The mean duration of diabetes in the adult group in the present study was the same as the American study, with slight differences among adolescents and children. In the DPV registry, 57% of patients had diabetes for less than 5 years due to the higher proportion of children and adolescents using the pump.
In this review, the TDD of insulin at baseline for adults was low (38 IU/day), almost the same as that of the DPV registry (20–30 age group: 39 IU/day; >40 years: 35 IU/day), whereas the American study showed a greater TDD of insulin among adults, at 59 IU/day (adolescents: 52 IU/day; children <13 years: 25 IU/day).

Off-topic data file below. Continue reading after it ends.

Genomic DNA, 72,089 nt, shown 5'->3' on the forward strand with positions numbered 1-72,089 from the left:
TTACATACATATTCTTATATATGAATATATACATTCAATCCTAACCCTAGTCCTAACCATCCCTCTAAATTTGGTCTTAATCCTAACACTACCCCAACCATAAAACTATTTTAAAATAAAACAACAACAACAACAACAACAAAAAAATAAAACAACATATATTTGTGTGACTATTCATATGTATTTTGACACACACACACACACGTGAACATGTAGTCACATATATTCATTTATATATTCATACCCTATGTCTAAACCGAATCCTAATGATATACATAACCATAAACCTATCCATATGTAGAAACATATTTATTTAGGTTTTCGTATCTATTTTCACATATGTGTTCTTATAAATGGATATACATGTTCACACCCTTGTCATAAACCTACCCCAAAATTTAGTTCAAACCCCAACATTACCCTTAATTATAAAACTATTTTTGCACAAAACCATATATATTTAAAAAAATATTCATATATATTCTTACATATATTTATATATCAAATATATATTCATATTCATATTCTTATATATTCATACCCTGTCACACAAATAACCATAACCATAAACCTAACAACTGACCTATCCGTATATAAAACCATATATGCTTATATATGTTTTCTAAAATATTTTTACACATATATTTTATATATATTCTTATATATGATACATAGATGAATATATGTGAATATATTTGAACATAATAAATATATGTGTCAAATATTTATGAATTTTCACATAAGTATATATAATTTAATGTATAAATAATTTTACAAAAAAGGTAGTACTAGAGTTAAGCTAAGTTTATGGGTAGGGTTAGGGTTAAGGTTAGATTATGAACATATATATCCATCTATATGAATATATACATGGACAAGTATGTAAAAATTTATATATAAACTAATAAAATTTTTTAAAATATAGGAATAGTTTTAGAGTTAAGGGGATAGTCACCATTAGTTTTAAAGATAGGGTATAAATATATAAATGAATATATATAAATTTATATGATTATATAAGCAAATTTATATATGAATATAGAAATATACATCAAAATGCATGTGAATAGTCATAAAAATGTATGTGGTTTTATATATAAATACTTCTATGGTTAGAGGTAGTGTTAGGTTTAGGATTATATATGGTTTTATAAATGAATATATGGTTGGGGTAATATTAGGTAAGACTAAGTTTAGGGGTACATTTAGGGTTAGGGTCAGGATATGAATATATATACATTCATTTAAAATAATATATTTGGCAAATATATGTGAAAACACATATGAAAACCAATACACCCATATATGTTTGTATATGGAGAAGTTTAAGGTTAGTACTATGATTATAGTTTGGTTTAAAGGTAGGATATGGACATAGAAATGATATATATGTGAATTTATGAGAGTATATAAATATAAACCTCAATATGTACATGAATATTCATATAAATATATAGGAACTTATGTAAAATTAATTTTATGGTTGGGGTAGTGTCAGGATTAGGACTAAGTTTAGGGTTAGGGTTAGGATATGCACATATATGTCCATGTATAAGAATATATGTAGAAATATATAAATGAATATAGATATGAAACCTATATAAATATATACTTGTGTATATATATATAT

When comparing the HbA1c trends in our study, similar results to those of Layne et al. are seen;17 a decrease in hypoglycaemia frequency by one event per week 3 months after initiation of pump therapy. Other studies have used retrospective data to evaluate the use of pump therapy on clinical parameters such as reduction in HbA1c and on the frequency of hypoglycaemic episodes.23 A recent study16 compared the efficacy of different models of pumps among different manufacturers (Medtronic, Minimed Inc. [Northridge, CA, US], Roche Diabetes Care [Burgdorf, Switzerland], Animas Corporation [West Chester, PA, US], Omnipod [Insulet Corporation, Billerica, MA, US]) with respect to HbA1c, and found that while there was no significant difference between pumps at 1 year after pump start, the overall decrease in HbA1c was no more than our result of 0.5% (reduction from 8.7 to 8.2%).16 Johnson et al. reviewed data pertaining to 345 children (aged <18 years) on the Western Australian Childhood Diabetes Database (WACDD) over a 7-year period and found that the mean HbA1c reduction was 0.6%, which remained significant throughout the 7 years of follow up.24 Severe hypoglycaemia reduced from 14.7 to 7.2 events per 100 patient-years (p<0.001). In another 7-year follow-up study, Mameli et al. showed an improvement in HbA1c of 0.5% at year 1, and further improvement at year 7, with a significant decrease in severe hypoglycaemia of 0.5 to 0.9%.25 Sherr et al. explored metabolic control in young people, using data from three diabetes registries; the Austrian and German DPV (n=26,198), T1D Exchange (T1DX; n=13,755) and the National Paediatric Diabetes Audit (NPDA; n=14,457).26 Pooled analysis of the data showed that pump use was associated with a lower mean HbA1c (pump: 8.0 ± 1.2% [64 ± 13.3 mmol/mol] versus MDI: 8.5 ± 1.7% [69 ± 18.7 mmol/mol], p<0.001).